It was an idea for framing an exam review session, and it came to me at 3 a.m. in one of those slightly desperate bursts of inspiration that dare us to do something different and unconventional. That was five years ago. Since then I’ve used the idea in undergraduate survey courses, graduate seminars, and lots of other courses in between. I’ve decided it’s a good idea and worth sharing with others.
Let me introduce it with just a bit of background. Undergirding each of our disciplines is a complex, yet detectable, web of related ideas. If students approach new concepts aware that they’re related and actively seek links between them, that makes the content easier to understand and retain. More important, the conceptual framework they acquire looks more like an integrated body of knowledge than an incomprehensible menu of scattered facts. Anyone familiar with Piaget 101 knows that building a mental framework helps learners accommodate and assimilate new information. Nodes in our minds allow us to compare new data to old and create a meaningful narrative. The alternative is intellectual buckshot. My idea offers a unique way to help students make those connections. I call it “What Would the Brady Bunch Do?”
Go to YouTube and enter the search term “Brady Bunch Theme Song.” Play it for yourself and notice that in a mere 71 seconds the lyrics give us all the relevant background information on Carol (and her three very lovely girls) and Mike (and his three boys of his own) who will one day become the Brady Bunch. While we hear the girls’ side, we observe that the characters are limited in their scope and only look at one another. But when we jump to “one day when this lady met this fellow,” suddenly whole new worlds open up to each person onscreen. No longer restricted to vertical looks, now Marcia can look diagonally to Bobby; Peter can look horizontally at Jan. Their expressions are friendly and knowing. The old connections are still there, but they are now linked in ways that make a whole new world of possible connections.
I invest one minute and 11 seconds to show that clip in class. I point out how the relationships among previously unconnected characters emerge. I present this material with a straight face, doing my best to look studious and scholarly, even as I marvel at undergraduates born 15 to 20 years after The Brady Bunch was canceled singing along with gusto. With adult students, it’s even more raucous. Then I show a 3×3 grid (like an empty tic-tac-toe board) and fill each of those cells with a principle, author, or skill we have been exploring in the course. I place them randomly and, as I’ll explain shortly, connections lurk everywhere.
In a first run at this, I challenge students to “find a Marcia-Peter connection” (that would be connecting the idea in the top left square to the idea in the middle right square). In my own discipline, that might be something like “connect Vygotsky to multiple intelligences theory.” Colleagues from other disciplines who have tried this strategy say that it works with content as diverse as physical chemistry and Romance poets. Students talk about the connections with a learning partner (someone sitting nearby), and we can usually elicit three to five meaningful connections between those two ideas. I call out other pairings until I think everyone is familiar with the idea of seeking new connections that may not seem related, or with reinforcing preexisting links.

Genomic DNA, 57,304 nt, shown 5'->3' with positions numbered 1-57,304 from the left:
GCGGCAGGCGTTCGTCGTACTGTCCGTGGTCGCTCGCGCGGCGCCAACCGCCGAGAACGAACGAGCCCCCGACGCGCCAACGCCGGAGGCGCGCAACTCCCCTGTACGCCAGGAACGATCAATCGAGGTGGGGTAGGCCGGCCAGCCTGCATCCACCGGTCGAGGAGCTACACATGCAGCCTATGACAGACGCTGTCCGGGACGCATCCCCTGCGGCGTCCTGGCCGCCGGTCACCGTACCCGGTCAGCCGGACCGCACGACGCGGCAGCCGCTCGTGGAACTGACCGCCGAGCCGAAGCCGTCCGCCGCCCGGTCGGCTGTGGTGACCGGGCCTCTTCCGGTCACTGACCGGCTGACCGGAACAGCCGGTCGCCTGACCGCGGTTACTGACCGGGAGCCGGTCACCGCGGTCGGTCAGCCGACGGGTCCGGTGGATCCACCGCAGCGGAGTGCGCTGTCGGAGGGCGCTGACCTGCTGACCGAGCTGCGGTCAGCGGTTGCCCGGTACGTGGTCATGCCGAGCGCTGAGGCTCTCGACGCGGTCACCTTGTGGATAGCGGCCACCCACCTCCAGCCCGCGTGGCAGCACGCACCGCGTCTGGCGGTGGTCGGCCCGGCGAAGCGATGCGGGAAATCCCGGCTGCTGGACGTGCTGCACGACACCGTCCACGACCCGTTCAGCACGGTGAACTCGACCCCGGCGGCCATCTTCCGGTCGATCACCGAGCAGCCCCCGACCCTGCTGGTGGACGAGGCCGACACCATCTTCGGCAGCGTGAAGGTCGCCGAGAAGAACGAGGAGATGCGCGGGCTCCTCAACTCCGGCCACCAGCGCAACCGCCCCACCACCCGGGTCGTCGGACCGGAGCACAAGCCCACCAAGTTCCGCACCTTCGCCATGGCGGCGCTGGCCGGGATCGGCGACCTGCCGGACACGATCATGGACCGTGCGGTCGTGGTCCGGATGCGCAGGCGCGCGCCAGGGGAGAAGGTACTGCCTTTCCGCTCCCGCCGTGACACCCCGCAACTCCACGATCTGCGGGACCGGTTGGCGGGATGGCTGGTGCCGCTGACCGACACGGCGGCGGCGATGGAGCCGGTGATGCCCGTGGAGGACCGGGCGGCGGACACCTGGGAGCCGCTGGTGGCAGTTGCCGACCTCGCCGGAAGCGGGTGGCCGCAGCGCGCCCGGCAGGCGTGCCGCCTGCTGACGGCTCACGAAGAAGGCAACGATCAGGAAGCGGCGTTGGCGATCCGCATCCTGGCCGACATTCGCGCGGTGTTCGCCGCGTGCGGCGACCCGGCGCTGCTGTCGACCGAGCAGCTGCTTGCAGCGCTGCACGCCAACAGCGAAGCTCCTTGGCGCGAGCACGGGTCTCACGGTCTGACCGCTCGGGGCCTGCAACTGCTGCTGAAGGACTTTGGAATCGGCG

Then I riff on the activity in different ways. For example, I have passed out index cards with individual characters’ names on them, mixed up students, and called out a random pairing to be fleshed out, or asked every “Cindy position idea” in the room to find a connection to an “Alice position idea” and also to a “Mike position idea.” Or “find something that all the ideas in Brady men positions have in common.” During one session not too long ago when we weren’t even using this strategy, a perceptive student observed that a given concept was “like an Alice” (Alice was the Bradys’ housekeeper), meaning it had no obvious ties to the other eight ideas on the board, but that it helped each one in unique ways.
Depending on the class, the complexity of the material, and the point at which we are within the semester, it can also be valuable to post the nine key terms and allow 10 to 15 minutes for students to make notes about key elements of each one in order to make more meaningful connections. This forces intensive review of the reading, their notes, and their memories of previous class sessions. Best of all, they aren’t memorizing but synthesizing elements of a conceptual framework that looks more similar to the coherent system of my academic discipline than to a fractured, patternless amalgamation of facts. That cohesion shows up in their exam answers and on course comments indicating that students understand how this strategy builds a logical framework for new ideas. I knew this strategy was a keeper when a student told me, “I just made a Cindy to Greg connection between this whole course and another one I’m taking; thanks for that, even though you’ve totally ruined Nick at Night TV for me.” We both smiled.
Dr. Karen Eifler is a professor at the University of Portland.
Reprinted from What Would the Brady Bunch Do?, The Teaching Professor, 26.7 (2012): 6